It’s important that one day we elect a woman president because I’d like my daughters to grow up in a country that has elected a woman to its highest office, but the fact that Hillary is a woman shouldn’t blind us to her shortcomings as a candidate, and potential president:
- She’s married to a former president, and electing her president smells of dynasty. What are we, Pakistan?
- She voted wrong on authorizing Bush to go to war in Iraq. Worse, she won’t admit it.
- She’s a brilliant woman who has now been a professional politician for six years, but she still hasn’t learned to speak in public or use a microphone properly. (Nor has she learned not to constantly give her political enemies ridiculous facial expressions to play with.) Practice in front of a mirror, woman.
- She doesn’t know how to lose, or at least trail, gracefully.
- She appears to have no sense of decency, whether it’s accepting money from extremely dubious sources,
sending her daughter to date super-delegates,(Edit: this was misreporting) or reneging on agreements with other candidates and trying to make post-facto rules changes. OK, maybe it’s worth doing anything to prevent another warmonger winning the White House, but Obama?
There are no perfect candidates in this race. Ron Paul seems like a decent man with a completely impractical agenda (and no real support except amongst geeks). While he was still running, John Edwards was a millionaire trial lawyer pretending to be a born again Socialist. John McCain is a former POW (or “war hero”) who was tortured but voted on party lines to block a bill banning water-boarding. Barack Obama’s flaws are perhaps that he doesn’t really have policy details at his fingertips, but then who does except Hillary? And Huckabee seems to be a nice guy who is either a religious nut (bad) or someone pretending to be a religious nut (worse).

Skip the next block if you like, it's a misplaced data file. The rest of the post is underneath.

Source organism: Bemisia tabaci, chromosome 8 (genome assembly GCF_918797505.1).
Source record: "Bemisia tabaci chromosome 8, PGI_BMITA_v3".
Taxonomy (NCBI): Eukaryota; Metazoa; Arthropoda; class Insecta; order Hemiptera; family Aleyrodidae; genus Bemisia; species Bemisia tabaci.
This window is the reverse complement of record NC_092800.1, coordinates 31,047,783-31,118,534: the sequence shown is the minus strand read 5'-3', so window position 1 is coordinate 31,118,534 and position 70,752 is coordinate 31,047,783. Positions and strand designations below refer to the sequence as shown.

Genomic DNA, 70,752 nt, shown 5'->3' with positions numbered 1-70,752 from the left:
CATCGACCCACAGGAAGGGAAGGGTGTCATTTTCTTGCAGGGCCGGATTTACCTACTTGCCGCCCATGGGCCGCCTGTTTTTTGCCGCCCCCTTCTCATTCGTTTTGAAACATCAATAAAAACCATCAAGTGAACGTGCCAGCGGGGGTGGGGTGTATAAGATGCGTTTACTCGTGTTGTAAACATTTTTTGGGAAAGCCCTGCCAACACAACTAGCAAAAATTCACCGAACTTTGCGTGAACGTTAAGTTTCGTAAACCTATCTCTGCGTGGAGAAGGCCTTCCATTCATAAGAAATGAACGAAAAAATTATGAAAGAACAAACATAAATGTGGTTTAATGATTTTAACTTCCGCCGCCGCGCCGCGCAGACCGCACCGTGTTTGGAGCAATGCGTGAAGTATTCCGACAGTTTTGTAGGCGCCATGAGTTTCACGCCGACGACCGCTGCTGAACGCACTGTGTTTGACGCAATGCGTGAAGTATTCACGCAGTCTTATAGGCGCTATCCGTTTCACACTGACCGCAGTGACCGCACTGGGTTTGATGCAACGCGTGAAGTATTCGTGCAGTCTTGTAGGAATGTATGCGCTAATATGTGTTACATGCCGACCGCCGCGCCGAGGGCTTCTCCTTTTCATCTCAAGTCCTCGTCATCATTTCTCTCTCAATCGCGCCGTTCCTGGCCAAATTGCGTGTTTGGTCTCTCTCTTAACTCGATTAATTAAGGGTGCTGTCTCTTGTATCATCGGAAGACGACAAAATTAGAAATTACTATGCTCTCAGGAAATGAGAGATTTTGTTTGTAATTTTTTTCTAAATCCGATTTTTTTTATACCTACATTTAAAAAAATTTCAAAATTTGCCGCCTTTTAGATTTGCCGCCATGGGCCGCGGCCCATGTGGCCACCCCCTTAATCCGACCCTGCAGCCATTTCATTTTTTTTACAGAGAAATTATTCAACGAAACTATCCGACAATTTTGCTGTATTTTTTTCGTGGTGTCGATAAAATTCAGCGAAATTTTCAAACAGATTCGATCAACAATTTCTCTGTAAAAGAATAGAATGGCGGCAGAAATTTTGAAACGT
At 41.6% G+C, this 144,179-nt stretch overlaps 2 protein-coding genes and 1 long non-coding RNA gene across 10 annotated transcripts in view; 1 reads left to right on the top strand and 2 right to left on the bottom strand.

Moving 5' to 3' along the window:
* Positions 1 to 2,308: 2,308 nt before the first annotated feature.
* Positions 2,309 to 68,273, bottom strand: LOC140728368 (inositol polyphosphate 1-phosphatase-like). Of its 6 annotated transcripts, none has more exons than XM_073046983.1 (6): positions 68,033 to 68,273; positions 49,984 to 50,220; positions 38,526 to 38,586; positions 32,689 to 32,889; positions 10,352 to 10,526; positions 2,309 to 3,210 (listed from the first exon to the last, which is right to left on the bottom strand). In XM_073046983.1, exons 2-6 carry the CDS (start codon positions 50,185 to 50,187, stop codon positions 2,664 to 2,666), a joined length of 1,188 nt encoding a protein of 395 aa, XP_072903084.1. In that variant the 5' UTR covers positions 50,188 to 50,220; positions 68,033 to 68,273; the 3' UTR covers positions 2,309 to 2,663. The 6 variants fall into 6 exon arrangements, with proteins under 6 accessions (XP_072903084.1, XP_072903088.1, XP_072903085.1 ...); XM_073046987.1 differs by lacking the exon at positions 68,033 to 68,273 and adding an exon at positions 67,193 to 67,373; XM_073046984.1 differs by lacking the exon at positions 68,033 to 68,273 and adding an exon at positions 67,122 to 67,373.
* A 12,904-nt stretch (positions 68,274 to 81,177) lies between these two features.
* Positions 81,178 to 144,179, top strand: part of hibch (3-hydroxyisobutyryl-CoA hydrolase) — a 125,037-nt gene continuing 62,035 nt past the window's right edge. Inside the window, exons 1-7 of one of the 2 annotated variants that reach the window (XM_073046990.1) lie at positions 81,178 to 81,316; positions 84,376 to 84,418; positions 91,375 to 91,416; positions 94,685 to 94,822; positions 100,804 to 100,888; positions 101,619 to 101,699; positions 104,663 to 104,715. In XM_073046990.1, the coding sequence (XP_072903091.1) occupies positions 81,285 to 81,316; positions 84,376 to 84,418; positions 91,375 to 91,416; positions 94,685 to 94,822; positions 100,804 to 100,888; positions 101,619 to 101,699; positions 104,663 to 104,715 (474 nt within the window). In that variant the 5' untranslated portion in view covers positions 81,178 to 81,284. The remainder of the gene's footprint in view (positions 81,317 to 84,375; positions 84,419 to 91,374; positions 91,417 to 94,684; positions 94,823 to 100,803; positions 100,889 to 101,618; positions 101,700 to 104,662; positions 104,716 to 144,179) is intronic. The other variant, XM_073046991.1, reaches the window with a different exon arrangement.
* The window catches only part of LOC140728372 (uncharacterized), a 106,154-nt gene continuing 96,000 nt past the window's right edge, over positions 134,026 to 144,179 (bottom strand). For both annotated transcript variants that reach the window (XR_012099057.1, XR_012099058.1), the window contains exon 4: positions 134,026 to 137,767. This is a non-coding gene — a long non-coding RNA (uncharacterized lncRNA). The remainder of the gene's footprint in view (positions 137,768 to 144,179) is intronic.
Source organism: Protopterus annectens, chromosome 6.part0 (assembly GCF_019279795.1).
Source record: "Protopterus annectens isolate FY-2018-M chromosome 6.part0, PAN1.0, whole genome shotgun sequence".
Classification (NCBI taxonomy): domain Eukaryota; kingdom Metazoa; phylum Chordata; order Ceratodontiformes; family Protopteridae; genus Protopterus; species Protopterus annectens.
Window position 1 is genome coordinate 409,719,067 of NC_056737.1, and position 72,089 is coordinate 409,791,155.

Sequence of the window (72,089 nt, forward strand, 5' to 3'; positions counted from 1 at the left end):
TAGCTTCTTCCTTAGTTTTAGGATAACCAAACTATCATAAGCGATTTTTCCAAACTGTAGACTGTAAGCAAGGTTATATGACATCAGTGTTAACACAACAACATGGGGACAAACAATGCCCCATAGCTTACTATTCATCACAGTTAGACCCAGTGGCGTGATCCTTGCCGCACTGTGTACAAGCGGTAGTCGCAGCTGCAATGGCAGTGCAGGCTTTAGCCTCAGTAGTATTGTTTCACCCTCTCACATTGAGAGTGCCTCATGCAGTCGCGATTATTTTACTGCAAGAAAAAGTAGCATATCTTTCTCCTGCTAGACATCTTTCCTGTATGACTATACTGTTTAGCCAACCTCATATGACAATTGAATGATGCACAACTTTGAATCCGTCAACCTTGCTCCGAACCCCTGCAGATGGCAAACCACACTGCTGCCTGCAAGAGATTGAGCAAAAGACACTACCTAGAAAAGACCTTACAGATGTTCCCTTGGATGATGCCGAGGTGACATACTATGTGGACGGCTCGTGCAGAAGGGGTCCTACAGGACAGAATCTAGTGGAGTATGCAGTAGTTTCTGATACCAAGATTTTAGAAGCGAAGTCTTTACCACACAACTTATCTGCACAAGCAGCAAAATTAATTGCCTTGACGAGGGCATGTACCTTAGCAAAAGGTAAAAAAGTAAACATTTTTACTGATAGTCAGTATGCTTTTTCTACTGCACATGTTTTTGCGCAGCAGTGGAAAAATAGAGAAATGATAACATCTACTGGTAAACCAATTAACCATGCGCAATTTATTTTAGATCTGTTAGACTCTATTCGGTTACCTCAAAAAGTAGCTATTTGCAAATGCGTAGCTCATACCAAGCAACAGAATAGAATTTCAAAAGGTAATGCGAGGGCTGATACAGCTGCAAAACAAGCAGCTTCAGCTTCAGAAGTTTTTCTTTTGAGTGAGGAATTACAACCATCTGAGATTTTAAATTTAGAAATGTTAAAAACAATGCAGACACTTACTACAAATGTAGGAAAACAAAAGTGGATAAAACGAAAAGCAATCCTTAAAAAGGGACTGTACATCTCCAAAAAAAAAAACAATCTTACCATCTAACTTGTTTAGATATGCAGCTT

In the end, educated voters know that a president’s character is important. This is why, regardless of how I, among many, may have regarded Bill Clinton’s infidelities as irrelevant to his role as president, there is a certain validity to his fall from grace. Here he is, a guy who has worked his ass off to be president, who is going to have at most eight years doing the job, perhaps the most important job in the world, and he wastes his time, our time, and the world’s time, chasing tail and then trying to weasel out of the conseqences. At minimum, it shows a poor sense of priorities.
Hillary’s situation in some ways is similar. This isn’t her only shot at the presidency. And if she loses preselection she’ll still be one of the most powerful people in the country. Her conduct now tells us something about her character, and what it tells us is pretty depressing.
Three years ago, I was hoping for Hillary to run and win. A year ago I signed up with Barack Obama’s campaign (not that I’ve done anything, but that shows where my allegiance lies). Today, I’m wondering if I would vote for her if she wins the nomination. I probably will hold my nose and vote for her despite everything, but I doubt many “independents” will. And that’s why she should try to run the rest of her campaign with dignity and decency, and maybe even win. Fairly.